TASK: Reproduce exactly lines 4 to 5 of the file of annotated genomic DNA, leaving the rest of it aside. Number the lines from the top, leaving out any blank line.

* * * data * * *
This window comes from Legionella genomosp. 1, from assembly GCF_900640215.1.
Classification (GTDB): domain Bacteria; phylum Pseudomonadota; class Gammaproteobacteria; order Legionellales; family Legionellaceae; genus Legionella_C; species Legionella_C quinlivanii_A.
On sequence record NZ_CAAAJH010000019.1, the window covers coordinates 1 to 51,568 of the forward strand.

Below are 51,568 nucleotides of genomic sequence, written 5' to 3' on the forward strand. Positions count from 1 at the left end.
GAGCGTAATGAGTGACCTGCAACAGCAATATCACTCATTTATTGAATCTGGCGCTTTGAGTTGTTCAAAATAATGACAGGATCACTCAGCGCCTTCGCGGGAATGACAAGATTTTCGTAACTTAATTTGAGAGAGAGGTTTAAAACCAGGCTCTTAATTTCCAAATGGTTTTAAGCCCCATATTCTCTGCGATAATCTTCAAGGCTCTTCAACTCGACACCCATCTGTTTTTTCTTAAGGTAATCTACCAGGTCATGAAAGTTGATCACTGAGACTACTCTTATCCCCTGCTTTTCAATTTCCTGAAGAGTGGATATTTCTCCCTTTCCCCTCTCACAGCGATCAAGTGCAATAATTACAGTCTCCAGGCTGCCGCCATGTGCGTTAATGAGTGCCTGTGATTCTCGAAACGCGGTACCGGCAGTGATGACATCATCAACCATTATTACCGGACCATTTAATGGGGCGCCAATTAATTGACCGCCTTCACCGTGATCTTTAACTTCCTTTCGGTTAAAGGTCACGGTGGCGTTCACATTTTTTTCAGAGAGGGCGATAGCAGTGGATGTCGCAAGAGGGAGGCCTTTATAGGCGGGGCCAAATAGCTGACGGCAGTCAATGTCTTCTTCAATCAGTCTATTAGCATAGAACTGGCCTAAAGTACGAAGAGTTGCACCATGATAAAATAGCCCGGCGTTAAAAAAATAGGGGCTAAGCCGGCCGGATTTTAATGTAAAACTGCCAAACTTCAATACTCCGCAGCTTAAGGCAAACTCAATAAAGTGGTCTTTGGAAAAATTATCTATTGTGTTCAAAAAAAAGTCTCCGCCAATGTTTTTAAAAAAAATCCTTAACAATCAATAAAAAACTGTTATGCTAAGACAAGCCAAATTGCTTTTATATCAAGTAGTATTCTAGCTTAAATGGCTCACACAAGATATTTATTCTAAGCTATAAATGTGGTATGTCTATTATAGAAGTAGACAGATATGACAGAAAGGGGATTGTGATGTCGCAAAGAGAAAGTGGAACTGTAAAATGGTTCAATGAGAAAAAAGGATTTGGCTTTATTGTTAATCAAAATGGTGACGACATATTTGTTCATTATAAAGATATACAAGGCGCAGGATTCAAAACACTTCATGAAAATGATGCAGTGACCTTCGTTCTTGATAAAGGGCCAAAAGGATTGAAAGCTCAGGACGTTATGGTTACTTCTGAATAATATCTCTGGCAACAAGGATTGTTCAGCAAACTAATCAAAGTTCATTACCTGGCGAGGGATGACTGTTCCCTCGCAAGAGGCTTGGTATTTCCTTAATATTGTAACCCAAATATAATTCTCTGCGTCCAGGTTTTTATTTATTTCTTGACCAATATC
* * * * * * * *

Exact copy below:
Below are 51,568 nucleotides of genomic sequence, written 5' to 3' on the forward strand. Positions count from 1 at the left end.
GAGCGTAATGAGTGACCTGCAACAGCAATATCACTCATTTATTGAATCTGGCGCTTTGAGTTGTTCAAAATAATGACAGGATCACTCAGCGCCTTCGCGGGAATGACAAGATTTTCGTAACTTAATTTGAGAGAGAGGTTTAAAACCAGGCTCTTAATTTCCAAATGGTTTTAAGCCCCATATTCTCTGCGATAATCTTCAAGGCTCTTCAACTCGACACCCATCTGTTTTTTCTTAAGGTAATCTACCAGGTCATGAAAGTTGATCACTGAGACTACTCTTATCCCCTGCTTTTCAATTTCCTGAAGAGTGGATATTTCTCCCTTTCCCCTCTCACAGCGATCAAGTGCAATAATTACAGTCTCCAGGCTGCCGCCATGTGCGTTAATGAGTGCCTGTGATTCTCGAAACGCGGTACCGGCAGTGATGACATCATCAACCATTATTACCGGACCATTTAATGGGGCGCCAATTAATTGACCGCCTTCACCGTGATCTTTAACTTCCTTTCGGTTAAAGGTCACGGTGGCGTTCACATTTTTTTCAGAGAGGGCGATAGCAGTGGATGTCGCAAGAGGGAGGCCTTTATAGGCGGGGCCAAATAGCTGACGGCAGTCAATGTCTTCTTCAATCAGTCTATTAGCATAGAACTGGCCTAAAGTACGAAGAGTTGCACCATGATAAAATAGCCCGGCGTTAAAAAAATAGGGGCTAAGCCGGCCGGATTTTAATGTAAAACTGCCAAACTTCAATACTCCGCAGCTTAAGGCAAACTCAATAAAGTGGTCTTTGGAAAAATTATCTATTGTGTTCAAAAAAAAGTCTCCGCCAATGTTTTTAAAAAAAATCCTTAACAATCAATAAAAAACTGTTATGCTAAGACAAGCCAAATTGCTTTTATATCAAGTAGTATTCTAGCTTAAATGGCTCACACAAGATATTTATTCTAAGCTATAAATGTGGTATGTCTATTATAGAAGTAGACAGATATGACAGAAAGGGGATTGTGATGTCGCAAAGAGAAAGTGGAACTGTAAAATGGTTCAATGAGAAAAAAGGATTTGGCTTTATTGTTAATCAAAATGGTGACGACATATTTGTTCATTATAAAGATATACAAGGCGCAGGATTCAAAACACTTCATGAAAATGATGCAGTGACCTTCGTTCTTGATAAAGGGCCAAAAGGATTGAAAGCTCAGGACGTTATGGTTACTTCTGAATAATATCTCTGGCAACAAGGATTGTTCAGCAAACTAATCAAAGTTCATTACCTGGCGAGGGATGACTGTTCCCTCGCAAGAGGCTTGGTATTTCCTTAATATTGTAACCCAAATATAATTCTCTGCGTCCAGGTTTTTATTTATTTCTTGACCAATATC